Between 65% and 80% of funds will be invested directly into BRKA, depending on the amount raised.
    The company will have an initial Net Asset Value (NAV) of $0.97, which compares relatively well to most LICs.
    The company will put into place a buy back scheme, whereby the shares (or stapled securities) will be bought back at regular intervals at NAV, less a 5% administration fee. APL offers a dividend reinvestment plan.
    Growth Equities Corporation (GEC, the Management Company) has a five year contract to manage the GFLS, which is shorter than many contracts issued by newer LICs, which often have 25 year contracts
    Fees are moderate for the company, with the management fee being 0.85%pa plus GST and reducing down to 0.65%pa plus GST for additional assets under management.

    Who should invest?
    GFLS will suit investors who are:

    Wanting an established history of high returns and a record of superior performance.
    Trying to enhance the returns of their self managed super fund.
    Seeking the flexibility and liquidity of an ASX listing.
    Wishing to access cost efficient ways to gain exposure to world class United States Listed stocks.
    InvestorWeb Research Rating: STRONG BUY
     
  5. Mark Laszczuk

    Mark Laszczuk Well-Known Member

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    The one thing that I thought when I read about this - and it doesn't relate directly to the fund - was: How long before Buffett dies? Bit morbid, yes - but the question is 'When Buffett finally offs it, is Berkshire going to be able to continue achieving what it has been with Buffett at the helm?' Also, are there any guarantees that the stock isn't going to go into freefall after he dies as well?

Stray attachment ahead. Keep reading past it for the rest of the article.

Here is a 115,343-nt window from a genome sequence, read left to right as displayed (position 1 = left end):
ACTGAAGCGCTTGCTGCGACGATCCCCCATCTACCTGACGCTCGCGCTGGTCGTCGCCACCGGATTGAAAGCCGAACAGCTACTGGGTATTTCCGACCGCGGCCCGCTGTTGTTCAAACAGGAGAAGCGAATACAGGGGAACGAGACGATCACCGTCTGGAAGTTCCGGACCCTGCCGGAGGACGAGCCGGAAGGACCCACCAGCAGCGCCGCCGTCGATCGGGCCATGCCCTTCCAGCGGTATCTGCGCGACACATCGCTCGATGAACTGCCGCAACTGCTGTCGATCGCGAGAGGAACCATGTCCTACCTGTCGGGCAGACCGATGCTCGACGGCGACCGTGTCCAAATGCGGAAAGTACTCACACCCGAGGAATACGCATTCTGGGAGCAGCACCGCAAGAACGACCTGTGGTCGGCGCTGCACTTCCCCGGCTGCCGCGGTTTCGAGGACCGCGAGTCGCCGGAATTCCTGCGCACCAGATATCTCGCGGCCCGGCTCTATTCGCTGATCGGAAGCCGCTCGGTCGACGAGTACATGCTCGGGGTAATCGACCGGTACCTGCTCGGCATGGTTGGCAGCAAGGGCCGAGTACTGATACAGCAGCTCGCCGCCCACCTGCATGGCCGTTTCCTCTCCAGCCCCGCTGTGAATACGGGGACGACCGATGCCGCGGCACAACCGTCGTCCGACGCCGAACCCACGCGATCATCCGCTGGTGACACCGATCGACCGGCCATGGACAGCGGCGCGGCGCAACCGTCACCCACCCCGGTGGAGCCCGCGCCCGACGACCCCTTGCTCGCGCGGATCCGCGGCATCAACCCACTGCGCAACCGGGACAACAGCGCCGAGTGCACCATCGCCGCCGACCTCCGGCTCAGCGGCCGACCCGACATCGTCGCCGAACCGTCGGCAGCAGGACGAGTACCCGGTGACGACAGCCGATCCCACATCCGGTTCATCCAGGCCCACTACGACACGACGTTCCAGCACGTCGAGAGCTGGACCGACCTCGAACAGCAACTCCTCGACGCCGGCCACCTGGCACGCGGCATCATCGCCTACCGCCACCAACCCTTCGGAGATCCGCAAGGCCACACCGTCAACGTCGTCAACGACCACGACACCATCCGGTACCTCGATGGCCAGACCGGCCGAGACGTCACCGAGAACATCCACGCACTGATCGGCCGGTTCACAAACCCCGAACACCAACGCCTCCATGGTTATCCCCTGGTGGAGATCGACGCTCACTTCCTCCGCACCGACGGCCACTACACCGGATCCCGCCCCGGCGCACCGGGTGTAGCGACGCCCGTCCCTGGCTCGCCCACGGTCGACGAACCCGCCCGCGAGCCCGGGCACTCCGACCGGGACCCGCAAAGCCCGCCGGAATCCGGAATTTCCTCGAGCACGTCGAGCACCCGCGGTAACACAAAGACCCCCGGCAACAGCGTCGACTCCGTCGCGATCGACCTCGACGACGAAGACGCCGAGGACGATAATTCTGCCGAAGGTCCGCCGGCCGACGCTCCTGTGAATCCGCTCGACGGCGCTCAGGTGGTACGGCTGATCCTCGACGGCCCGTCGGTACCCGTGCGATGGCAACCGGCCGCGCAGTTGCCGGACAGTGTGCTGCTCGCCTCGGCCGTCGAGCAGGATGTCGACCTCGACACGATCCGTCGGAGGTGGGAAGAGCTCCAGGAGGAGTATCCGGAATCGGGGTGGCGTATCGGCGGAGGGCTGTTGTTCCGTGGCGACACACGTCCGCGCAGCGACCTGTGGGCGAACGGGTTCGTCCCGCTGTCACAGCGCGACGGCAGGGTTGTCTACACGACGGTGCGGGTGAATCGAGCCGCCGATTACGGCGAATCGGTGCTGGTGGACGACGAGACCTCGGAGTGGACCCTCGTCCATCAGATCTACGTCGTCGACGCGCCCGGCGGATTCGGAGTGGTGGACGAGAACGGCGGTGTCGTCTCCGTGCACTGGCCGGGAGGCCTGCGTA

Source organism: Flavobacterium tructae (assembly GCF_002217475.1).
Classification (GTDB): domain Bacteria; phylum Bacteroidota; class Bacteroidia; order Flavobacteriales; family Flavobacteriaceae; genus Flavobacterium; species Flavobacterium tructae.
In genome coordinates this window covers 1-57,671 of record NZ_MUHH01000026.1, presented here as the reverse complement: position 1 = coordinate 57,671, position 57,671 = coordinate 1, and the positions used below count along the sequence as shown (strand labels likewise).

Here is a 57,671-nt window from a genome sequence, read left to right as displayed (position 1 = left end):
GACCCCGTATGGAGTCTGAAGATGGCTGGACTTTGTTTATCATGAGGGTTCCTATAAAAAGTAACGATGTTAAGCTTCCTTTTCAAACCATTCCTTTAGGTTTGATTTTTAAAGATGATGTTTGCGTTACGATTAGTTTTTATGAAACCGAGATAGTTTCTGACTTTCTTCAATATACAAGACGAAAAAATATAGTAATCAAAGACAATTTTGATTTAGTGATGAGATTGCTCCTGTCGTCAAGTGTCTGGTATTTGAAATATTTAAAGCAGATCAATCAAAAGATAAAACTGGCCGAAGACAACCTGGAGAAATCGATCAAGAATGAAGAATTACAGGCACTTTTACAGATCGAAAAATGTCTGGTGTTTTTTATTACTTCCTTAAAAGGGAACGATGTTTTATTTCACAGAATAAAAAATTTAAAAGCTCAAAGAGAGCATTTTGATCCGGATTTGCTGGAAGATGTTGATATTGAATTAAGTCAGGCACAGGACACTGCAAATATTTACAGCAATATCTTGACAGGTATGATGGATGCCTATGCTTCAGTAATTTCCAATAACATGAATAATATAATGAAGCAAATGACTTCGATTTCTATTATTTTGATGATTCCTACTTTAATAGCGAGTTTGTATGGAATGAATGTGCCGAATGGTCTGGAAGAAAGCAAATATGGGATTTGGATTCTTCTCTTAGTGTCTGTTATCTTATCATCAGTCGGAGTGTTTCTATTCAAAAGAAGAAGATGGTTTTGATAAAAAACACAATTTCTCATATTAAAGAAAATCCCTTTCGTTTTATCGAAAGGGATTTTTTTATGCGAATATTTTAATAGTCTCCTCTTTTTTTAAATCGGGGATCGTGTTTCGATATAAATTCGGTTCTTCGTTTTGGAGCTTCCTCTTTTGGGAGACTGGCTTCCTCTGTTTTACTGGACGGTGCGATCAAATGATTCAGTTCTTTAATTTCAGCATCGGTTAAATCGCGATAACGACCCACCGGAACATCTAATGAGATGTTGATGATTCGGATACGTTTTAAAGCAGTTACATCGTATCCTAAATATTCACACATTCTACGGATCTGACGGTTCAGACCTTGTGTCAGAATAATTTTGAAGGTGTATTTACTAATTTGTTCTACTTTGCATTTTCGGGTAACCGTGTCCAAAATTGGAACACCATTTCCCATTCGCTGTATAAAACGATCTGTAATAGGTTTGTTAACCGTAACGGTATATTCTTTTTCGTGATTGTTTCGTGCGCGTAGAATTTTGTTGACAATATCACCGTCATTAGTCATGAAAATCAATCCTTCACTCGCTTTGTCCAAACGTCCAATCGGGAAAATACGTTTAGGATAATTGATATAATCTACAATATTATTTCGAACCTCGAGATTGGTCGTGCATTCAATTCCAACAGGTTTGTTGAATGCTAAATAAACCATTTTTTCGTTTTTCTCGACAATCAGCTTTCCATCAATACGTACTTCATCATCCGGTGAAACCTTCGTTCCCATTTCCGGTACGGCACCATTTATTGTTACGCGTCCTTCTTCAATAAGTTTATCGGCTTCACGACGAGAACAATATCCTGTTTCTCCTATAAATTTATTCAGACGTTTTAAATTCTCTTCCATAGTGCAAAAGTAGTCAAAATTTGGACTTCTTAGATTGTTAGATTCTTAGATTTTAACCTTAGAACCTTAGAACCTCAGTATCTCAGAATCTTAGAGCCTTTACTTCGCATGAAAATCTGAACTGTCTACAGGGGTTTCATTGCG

That's looking at it from a long term perspective of course. Also, I dunno about putting money into something that relies so heavily - up to 80% - on one stock. Kinda like putting all your money into one house.

    Just my thoughts on it.

    Mark
     
  6. Glebe

    Glebe Well-Known Member

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    I was thinking the same thing.

    The shares in Berkshire Hathaway might be appreciating at 22% per year, but what about Berkshire's underlying assets? It still could be worth it, I would need to look into Berkshire quite a bit before investing.
     
  7. Simon

    Simon Well-Known Member

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    What happens to the Navra Fund if Steve drops off his perch? ;)